Scientists glimpse why life can't happen without water
Scientists are getting closer to directly observing how and why water is essential to life as we know it.
A study in this week's Proceedings of the National Academy of Sciences provides the strongest evidence yet that proteins—the large and complex molecules that fold into particular shapes to enable biological reactions—can't fold themselves.
Rather, the work of folding is done by much smaller water molecules, which surround proteins and push and pull at them to make them fold a certain way in fractions of a second, like scores of tiny origami artists folding a giant sheet of paper at blazingly fast speeds.
Dongping Zhong, leader of the research group at The Ohio State University that made the discovery, called the study a "major step forward" in the understanding of water-protein interactions and said it answers a question that's been dogging research into protein dynamics for decades.
"For a long time, scientists have been trying to figure out how water interacts with proteins. This is a fundamental problem that relates to protein structure, stability, dynamics and—finally—function," said Zhong, who is the Robert Smith Professor of physics at Ohio State.
"We believe we now have strong direct evidence that on ultrafast time scales (picoseconds, or trillionths of a second), water modulates protein fluctuations," he concluded.
Zhong, who is also a professor of chemistry and biochemistry, and his team used ultrafast laser pulses to take snapshots of water molecules moving around a DNA polymerase, the kind of protein that helps DNA reproduce.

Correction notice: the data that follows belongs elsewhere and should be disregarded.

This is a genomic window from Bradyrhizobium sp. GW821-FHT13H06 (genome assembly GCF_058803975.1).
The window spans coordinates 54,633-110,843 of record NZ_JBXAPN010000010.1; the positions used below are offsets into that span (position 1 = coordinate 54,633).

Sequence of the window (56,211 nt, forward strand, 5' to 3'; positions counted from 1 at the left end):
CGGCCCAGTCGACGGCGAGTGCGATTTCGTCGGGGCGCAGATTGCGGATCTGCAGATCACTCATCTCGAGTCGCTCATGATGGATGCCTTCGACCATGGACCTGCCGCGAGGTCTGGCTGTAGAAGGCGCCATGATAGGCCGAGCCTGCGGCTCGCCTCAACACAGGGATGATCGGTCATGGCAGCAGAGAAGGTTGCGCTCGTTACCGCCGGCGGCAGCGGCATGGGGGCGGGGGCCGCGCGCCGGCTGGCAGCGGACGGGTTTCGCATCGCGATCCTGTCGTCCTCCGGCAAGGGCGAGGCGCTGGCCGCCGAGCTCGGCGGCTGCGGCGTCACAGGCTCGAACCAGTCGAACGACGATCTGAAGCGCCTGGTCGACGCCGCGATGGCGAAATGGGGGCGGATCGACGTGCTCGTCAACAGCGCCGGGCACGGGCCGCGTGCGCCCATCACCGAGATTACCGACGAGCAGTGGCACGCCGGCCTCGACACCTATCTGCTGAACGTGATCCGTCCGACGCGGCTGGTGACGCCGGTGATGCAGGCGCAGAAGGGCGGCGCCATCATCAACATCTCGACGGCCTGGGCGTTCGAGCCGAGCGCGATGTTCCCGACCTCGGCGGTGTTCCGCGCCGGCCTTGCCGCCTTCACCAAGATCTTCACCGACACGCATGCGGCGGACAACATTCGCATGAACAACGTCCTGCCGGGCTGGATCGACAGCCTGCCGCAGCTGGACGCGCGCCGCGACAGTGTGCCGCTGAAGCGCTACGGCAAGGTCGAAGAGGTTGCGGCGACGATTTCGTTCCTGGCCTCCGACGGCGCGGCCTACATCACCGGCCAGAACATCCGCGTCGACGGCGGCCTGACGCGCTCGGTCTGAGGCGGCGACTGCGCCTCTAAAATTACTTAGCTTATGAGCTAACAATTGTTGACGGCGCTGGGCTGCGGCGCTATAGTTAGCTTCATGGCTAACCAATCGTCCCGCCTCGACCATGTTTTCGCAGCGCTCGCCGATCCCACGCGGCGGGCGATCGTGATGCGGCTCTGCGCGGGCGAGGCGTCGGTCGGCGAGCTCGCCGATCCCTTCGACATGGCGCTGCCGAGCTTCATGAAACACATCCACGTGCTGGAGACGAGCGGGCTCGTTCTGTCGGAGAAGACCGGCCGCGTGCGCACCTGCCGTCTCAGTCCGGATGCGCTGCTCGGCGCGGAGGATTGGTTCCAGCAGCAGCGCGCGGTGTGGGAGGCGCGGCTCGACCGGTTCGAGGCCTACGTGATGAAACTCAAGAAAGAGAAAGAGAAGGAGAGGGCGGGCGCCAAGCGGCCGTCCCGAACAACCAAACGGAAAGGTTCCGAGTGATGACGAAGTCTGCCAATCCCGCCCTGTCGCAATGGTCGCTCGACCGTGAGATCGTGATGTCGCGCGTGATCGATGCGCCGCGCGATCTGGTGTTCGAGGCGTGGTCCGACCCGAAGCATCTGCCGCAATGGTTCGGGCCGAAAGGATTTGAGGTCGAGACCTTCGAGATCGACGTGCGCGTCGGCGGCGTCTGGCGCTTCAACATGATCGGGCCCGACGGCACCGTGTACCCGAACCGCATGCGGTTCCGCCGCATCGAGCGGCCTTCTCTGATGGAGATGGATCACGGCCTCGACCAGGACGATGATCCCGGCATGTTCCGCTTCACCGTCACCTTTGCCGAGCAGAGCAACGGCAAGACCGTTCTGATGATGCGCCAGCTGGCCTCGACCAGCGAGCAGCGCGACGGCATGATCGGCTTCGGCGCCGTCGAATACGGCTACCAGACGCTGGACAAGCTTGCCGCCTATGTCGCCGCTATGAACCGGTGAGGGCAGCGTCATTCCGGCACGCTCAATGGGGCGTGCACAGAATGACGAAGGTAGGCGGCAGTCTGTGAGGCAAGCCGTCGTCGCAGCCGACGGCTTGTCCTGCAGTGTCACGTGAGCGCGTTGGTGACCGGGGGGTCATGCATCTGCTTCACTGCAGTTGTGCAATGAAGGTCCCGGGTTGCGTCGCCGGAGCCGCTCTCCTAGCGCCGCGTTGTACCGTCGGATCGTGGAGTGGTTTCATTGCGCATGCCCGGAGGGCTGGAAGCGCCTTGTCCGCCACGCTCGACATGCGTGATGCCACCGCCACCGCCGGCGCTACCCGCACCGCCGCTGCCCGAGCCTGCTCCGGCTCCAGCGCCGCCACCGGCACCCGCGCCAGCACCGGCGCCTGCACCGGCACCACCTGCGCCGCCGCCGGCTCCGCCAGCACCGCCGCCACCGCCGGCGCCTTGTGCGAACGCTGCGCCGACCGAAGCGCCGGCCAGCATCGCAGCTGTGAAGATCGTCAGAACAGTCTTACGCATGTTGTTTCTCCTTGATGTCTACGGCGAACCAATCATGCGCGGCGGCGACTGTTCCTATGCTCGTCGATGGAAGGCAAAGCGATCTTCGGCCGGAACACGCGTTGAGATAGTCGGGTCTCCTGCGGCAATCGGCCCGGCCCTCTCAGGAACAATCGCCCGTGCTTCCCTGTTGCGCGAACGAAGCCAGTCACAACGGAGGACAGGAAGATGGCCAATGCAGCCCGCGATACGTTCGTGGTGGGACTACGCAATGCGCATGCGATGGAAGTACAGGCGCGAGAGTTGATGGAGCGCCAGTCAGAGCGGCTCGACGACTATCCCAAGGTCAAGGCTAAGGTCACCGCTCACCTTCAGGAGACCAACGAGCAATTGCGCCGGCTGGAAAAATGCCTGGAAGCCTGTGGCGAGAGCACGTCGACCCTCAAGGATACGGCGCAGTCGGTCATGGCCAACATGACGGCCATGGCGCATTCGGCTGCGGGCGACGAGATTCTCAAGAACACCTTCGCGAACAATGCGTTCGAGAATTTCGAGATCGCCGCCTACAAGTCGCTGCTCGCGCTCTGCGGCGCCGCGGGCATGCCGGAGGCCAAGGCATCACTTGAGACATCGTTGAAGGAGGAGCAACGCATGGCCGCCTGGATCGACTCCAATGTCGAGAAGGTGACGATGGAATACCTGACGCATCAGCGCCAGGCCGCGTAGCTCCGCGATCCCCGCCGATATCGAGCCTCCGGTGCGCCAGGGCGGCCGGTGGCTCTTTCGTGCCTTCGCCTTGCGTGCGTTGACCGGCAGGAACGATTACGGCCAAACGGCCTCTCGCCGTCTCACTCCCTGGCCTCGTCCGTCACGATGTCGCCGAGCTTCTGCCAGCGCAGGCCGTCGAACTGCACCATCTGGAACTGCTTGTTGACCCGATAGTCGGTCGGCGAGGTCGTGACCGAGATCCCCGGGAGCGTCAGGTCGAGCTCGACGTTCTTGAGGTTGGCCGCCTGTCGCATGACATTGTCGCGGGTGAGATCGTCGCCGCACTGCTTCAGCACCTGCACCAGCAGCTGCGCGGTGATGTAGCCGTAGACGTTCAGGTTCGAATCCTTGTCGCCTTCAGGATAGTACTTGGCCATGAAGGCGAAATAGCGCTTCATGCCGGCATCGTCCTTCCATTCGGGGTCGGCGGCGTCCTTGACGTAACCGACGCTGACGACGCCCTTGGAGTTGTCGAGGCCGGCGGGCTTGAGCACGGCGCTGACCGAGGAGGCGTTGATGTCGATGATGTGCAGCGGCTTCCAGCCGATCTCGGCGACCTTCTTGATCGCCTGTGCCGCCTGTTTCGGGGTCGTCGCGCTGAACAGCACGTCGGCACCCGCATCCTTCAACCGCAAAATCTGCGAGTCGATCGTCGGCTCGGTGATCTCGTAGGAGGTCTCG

The key to getting a good view of the interaction was to precisely locate optical probes on the protein surface, he said. The researchers inserted molecules of the amino acid tryptophan into the protein as a probe, and measured how water moved around it.
Water molecules typically flow around each other at picosecond speeds, while proteins fold at nanosecond speeds—1,000 times slower. Previously, Zhong's group demonstrated that water molecules slow down when they encounter a protein. Water molecules are still moving 100 times faster than a protein when they connect with it, however.
In the new study, the researchers were able to determine that the water molecules directly touched the protein's "side chains," the portions of the protein molecule that bind and unbind with each other to enable folding and function. The researchers were also able to note the timing of movement in the molecules.
Computer simulations at the Ohio Supercomputer Center (OSC) helped the researchers visualize what was going on: where the water moved a certain way, the protein folded nanoseconds later, as if the water molecules were nudging the protein into shape.
Water can't arbitrarily shape a protein, Zhong explained. Proteins can only fold and unfold in a few different ways depending on the amino acids they're made of.
"Here, we've shown that the final shape of a protein depends on two things: water and the amino acids themselves. We can now say that, on ultrafast time scales, the protein surface fluctuations are controlled by water fluctuations. Water molecules work together like a big network to drive the movement of proteins."